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Teacher Shortage Expected to Worsen, Especially in California


WASHINGTON — The current shortage of teachers in the nation's classrooms will worsen in the coming decade--and will hit California particularly hard--a panel of educators said Tuesday.

By 2011, the shortfall nationwide is expected to reach 2 million teachers, with nearly 300,000 positions in California's public schools going unfilled, said members of the panel, which included school administrators, representatives of teachers' groups and policymakers.

Increasingly, school districts are turning overseas to fill vacant slots. And the job of recruiting teachers is even more complex in urban school districts, where newer teachers often leave the system after sometimes frustrating experiences in the classroom.

"It's an unprecedented hiring challenge, and it's higher than we ever faced before because of the size of the enrollment growth and persistent teacher attrition," said David Haselkorn, president of Recruiting New Teachers, a nonprofit group.

"That whole generation of teachers who taught the baby boomers is retiring just as the children of that baby-boom [generation] is coming into the nation's classrooms," Haselkorn said.

California is one of the states that would suffer most from a shortage because of its growing population.

The state in recent years has increased the amount set aside for teacher bonuses, training and recruitment, and raised starting salaries for teachers.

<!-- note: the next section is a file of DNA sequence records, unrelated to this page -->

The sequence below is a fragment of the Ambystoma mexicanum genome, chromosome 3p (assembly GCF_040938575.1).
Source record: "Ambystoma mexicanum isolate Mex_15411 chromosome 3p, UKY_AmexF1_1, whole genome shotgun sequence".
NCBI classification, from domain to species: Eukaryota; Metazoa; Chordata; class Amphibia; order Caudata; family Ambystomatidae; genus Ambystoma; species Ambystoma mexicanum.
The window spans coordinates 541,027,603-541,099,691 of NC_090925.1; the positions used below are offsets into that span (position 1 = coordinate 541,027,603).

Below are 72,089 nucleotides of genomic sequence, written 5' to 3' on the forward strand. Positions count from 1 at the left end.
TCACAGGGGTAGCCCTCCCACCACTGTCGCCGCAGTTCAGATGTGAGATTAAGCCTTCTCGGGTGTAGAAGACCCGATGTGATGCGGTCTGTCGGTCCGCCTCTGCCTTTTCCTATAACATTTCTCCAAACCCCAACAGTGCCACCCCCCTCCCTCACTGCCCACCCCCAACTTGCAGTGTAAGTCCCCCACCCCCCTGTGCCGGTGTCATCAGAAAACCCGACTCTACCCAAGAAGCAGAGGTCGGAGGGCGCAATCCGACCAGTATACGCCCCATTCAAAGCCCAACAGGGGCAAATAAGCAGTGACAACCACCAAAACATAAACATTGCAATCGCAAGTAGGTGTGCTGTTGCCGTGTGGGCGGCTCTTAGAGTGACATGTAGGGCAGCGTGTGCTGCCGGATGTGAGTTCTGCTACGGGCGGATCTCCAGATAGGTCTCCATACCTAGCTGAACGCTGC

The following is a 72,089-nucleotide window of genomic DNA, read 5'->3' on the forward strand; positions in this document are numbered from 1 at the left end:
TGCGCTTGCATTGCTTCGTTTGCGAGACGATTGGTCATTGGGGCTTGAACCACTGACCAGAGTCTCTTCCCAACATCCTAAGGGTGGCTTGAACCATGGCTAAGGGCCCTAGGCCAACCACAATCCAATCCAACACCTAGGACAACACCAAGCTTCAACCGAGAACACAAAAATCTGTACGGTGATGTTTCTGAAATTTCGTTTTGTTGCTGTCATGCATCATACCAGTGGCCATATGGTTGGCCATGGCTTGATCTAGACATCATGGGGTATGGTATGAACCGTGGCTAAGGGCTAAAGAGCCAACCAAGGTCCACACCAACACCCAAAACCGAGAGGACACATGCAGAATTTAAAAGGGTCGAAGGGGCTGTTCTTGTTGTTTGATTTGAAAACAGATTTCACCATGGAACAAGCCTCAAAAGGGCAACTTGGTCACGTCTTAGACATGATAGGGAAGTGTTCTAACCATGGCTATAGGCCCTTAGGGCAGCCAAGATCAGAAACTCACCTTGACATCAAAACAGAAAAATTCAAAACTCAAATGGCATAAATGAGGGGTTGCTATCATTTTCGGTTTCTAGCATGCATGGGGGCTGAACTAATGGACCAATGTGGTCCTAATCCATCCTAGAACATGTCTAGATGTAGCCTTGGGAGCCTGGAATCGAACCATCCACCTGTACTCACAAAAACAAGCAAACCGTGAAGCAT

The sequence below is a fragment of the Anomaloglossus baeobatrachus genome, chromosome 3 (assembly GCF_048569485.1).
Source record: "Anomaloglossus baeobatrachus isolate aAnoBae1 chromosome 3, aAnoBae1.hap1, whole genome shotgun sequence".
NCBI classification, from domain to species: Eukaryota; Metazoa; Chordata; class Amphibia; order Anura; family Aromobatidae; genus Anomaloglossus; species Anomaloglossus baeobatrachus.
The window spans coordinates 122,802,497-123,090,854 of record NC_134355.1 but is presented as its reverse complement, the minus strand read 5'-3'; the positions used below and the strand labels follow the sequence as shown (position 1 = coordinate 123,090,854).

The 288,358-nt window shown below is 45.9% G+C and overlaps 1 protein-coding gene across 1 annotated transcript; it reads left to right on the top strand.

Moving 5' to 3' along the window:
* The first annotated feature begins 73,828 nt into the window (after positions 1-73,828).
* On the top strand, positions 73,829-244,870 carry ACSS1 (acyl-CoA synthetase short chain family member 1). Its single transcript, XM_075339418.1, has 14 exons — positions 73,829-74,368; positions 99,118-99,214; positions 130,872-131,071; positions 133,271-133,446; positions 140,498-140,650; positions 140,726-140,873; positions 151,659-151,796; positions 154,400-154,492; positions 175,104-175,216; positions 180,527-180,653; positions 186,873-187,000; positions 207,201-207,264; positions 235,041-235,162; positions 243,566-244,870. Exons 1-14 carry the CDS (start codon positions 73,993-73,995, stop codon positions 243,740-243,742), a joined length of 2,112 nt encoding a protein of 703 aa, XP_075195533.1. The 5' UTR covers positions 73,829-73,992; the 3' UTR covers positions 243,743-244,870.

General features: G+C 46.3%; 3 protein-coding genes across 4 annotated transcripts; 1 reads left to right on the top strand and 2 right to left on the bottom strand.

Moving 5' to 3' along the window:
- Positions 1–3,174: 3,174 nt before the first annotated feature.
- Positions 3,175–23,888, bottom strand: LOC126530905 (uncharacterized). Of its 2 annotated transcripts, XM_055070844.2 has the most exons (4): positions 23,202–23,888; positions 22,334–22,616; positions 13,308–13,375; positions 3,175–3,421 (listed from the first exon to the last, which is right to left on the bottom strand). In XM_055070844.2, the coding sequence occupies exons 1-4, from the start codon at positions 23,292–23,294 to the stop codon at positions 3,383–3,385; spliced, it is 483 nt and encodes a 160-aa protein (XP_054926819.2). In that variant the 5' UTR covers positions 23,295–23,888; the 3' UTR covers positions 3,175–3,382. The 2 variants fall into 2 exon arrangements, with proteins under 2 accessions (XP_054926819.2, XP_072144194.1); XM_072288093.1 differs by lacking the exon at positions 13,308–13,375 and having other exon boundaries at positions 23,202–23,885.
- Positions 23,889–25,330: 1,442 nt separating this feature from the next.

"When you look at the depth of commitment California has put in place, it is really quite impressive. But when you look at the challenge California faces, you still have to ask, 'Will it be enough?' " Haselkorn said.

Many cities, including Chicago, have tapped into "global recruitment" to remedy the problem. Carlos Ponce, chief human resources officer for the Chicago Public Schools, said the district has offered special visas to foreigners to teach classes in certain subject areas.

"We were able to attract math and science teachers from all over the world from some of the best universities," Ponce told the panel. "We looked outside of Chicago to find the teachers that we needed."

Teachers' group representatives said higher salaries along with more respect for teaching would help attract college graduates.

"The support that new teachers get when they enter the profession is critical to whether or not they stay," said Segun Eubanks, senior professional associate of teaching and learning for the National Education Assn.

"A mentor is not somebody you have a cup of coffee with every other week to talk about your problems. A mentor is someone who is going to help you on a regular basis to improve your skills and give you some feedback and help you with your craft in the classroom," Eubanks said.

Educators said a major problem, particularly in urban schools, is the large number of new recruits who become discouraged and leave after only a couple years of service.

Kelly Amis, who addressed the panel, was one such recruit. Amis was a recent Georgetown University graduate when she got an emergency teaching credential in 1990 to teach fourth and fifth grades at an elementary school in South-Central Los Angeles.

During her two-year stint, Amis said she witnessed teachers who habitually came to school late, fell asleep in class or were abusive to students.

Like many new teachers, Amis said, she had been drawn to the profession by a desire to make a difference in the lives of her students. But discouraged, she decided to quit. She now works with the Thomas B. Fordham Foundation in Washington, an organization that supports education reform.

"There are lots of people who would teach if they had the right incentives," Amis said. "I found teaching to be so frustrating and so disillusioning and really sad for so many of the kids I was dealing with and the families who felt hopeless."

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